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Joni Prose
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How to Run -- and Record -- a Teleconference


Do you use teleconferencing when face-to-face meetings aren't possible? Is their use de rigueur at your firm because almost all your employees are far-flung? Here are some tips on how to do it effectively.

  1. Prepare ahead of time. Make sure everyone knows the number to call. Send an agenda and all necessary reports or other materials a day or at least a few minutes before the meeting. Give participants a bit of time to get familiar with the agenda in case they have questions or comments.
  2. Announce yourself. Have speakers check in audibly so everyone knows who's on the call. It's difficult to discern voices over the phone and then attribute who said what.
  3. Take notes. Write down action items, questions, issues and other important points during the call; you'll find that notes come in handy for referencing what was said. Write any comments or questions that come to your mind during the meeting so you can raise them when it's your turn to talk.
  4. Use the mute feature. Sounds are distracting on a conference call: Encourage everyone to mute themselves when they are not speaking. It ensures that everyone who speaks will be heard (and prevents participants from hearing distractions such as clacking keyboards or background conversations). Some systems let the moderator mute everyone.
  5. Ask for feedback. The usual visual cues, such as nodding, head-shaking and looks of confusion are missing in audio-only meetings. Ask occasionally, "Is everyone on the same page? Does everyone agree?"
  6. Keep the meeting on track. Move things along as you cover all the agenda items. If one issue is taking too long and doesn’t involve everyone, suggest a separate phone call after the meeting.
  7. Summarize the conversation. Review takeaways and action items to make sure all participants know their next steps. Immediately send meeting notes for review while the exchanges are still fresh in people's minds.

Ever consider recording these calls? Individual states in the U.S. have their own laws that tend to be grouped by two categories:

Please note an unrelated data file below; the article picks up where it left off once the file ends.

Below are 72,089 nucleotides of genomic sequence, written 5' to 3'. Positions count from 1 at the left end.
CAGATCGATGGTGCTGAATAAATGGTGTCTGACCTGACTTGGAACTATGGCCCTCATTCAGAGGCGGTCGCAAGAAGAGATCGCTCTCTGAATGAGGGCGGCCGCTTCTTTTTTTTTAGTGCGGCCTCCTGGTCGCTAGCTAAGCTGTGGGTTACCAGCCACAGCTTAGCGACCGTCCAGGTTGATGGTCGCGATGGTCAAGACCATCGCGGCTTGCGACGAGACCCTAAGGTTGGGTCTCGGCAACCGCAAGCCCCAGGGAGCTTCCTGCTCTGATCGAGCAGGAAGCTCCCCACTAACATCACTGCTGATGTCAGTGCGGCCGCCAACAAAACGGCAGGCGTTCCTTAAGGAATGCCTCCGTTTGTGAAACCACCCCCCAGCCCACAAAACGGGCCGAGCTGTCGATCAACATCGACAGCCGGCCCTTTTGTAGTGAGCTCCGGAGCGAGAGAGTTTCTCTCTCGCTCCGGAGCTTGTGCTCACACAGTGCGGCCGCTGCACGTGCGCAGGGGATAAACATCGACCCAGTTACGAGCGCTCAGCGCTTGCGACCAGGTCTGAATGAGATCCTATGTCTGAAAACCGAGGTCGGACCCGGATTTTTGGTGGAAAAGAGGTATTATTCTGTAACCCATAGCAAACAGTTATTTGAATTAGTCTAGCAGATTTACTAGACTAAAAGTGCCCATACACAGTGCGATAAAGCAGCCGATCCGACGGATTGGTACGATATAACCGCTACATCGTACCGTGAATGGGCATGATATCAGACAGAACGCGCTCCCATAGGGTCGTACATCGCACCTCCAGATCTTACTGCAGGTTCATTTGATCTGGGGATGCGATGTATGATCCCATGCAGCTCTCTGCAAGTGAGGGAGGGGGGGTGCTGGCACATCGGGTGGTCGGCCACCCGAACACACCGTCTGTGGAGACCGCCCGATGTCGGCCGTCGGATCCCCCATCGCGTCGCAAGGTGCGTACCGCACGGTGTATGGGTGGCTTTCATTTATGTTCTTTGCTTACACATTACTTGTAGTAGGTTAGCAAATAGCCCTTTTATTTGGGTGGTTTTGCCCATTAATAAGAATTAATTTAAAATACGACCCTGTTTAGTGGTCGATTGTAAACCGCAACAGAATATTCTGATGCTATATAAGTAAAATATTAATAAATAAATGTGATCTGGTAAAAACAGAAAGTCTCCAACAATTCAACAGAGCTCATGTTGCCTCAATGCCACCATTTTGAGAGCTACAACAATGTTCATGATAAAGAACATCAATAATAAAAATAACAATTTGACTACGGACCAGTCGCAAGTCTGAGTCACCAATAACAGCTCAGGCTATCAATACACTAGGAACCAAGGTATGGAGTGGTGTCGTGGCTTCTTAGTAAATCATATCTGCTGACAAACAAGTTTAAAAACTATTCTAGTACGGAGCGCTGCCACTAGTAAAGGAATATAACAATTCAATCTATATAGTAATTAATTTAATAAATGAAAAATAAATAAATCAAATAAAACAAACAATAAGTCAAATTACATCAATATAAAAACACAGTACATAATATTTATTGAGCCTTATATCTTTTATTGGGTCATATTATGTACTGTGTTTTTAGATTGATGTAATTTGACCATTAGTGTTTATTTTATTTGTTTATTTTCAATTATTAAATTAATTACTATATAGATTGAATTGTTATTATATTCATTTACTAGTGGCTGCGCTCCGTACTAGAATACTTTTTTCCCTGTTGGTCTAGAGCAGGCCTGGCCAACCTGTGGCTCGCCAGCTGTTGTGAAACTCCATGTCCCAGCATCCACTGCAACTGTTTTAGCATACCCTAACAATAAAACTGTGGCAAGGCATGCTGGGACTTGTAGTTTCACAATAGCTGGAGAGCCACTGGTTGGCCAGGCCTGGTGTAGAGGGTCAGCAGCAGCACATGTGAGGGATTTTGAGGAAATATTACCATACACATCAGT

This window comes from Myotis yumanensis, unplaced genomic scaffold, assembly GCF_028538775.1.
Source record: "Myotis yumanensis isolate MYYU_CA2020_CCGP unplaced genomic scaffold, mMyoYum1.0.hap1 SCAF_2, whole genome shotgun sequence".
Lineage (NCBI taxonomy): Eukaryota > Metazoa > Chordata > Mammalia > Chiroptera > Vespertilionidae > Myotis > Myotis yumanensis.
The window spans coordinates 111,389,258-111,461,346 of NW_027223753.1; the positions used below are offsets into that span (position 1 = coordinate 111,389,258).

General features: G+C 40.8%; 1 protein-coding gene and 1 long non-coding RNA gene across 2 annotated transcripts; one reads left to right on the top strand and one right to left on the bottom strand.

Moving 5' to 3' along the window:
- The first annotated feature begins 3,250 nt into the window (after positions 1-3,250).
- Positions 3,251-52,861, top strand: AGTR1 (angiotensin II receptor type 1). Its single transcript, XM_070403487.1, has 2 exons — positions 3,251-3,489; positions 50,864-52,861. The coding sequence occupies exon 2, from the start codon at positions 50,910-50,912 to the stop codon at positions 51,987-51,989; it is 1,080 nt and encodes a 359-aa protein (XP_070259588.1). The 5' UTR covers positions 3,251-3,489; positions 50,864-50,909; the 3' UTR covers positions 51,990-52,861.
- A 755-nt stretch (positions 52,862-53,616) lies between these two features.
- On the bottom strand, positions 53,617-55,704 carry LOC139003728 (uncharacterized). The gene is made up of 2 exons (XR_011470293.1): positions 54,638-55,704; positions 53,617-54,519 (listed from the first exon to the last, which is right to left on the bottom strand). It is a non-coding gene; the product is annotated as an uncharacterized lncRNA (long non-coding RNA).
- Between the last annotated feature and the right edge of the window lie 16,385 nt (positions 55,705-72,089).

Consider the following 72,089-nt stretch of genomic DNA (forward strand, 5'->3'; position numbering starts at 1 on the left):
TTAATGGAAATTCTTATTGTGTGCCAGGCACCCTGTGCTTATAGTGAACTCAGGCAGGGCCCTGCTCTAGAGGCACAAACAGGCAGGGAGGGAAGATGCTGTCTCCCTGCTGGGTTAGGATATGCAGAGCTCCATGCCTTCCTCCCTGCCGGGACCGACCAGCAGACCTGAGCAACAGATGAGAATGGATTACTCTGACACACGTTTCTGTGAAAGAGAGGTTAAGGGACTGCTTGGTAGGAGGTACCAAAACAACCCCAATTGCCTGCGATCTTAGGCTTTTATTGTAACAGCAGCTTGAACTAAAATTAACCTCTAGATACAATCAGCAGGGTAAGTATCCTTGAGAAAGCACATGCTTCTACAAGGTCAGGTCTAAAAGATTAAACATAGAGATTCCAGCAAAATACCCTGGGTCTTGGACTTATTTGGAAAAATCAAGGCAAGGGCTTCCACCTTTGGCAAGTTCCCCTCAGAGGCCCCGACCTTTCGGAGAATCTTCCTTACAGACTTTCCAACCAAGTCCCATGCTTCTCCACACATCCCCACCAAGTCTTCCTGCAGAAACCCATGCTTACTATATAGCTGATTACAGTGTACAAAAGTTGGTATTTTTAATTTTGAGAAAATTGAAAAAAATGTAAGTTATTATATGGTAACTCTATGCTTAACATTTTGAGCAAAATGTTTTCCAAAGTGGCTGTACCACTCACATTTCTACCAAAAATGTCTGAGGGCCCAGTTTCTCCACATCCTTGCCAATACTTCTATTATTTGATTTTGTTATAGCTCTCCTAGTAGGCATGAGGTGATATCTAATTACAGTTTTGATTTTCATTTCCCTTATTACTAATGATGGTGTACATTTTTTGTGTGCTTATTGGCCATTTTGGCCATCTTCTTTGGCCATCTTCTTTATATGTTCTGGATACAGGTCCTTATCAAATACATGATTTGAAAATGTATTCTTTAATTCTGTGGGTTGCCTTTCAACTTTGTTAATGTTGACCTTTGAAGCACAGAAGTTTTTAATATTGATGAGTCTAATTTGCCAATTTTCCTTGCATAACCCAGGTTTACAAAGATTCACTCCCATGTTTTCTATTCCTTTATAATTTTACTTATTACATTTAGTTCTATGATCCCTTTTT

• Two-party notification — As it sounds, both parties on the call must consent to the recording.
  • One-party notification — Only one party is required to agree.

Suppose your group of participants includes a mix of employees in one-party and two-party consent states? The two-party law takes precedence. Federal law requires notification of at least one party in a call. But there is a business telephone exception that may allow employers to record calls on phones that they provide employees. However, get legal advice before doing this.

How do you get consent for a teleconference?

  • Verbal or written consent before the recording is made.
  • Verbal notification only before the recording is made — this is most common.
  • An audible beep tone is repeated at regular intervals during the call.

Many systems automate the notification: Once you set up the record function, it automatically lets all participants know the conversation is being recorded. Keep in mind that you can get yourself into serious trouble by recording when you shouldn't be. Your safest course is never to record unless you get everyone's permission.


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Our firm provides the information in this e-newsletter for general guidance only, and does not constitute the provision of legal advice, tax advice, accounting services, investment advice, or professional consulting of any kind. The information provided herein should not be used as a substitute for consultation with professional tax, accounting, legal, or other competent advisers. Before making any decision or taking any action, you should consult a professional adviser who has been provided with all pertinent facts relevant to your particular situation. The information is provided "as is," with no assurance or guarantee of completeness, accuracy, or timeliness of the information, and without warranty of any kind, express or implied, including but not limited to warranties of performance, merchantability, and fitness for a particular purpose.
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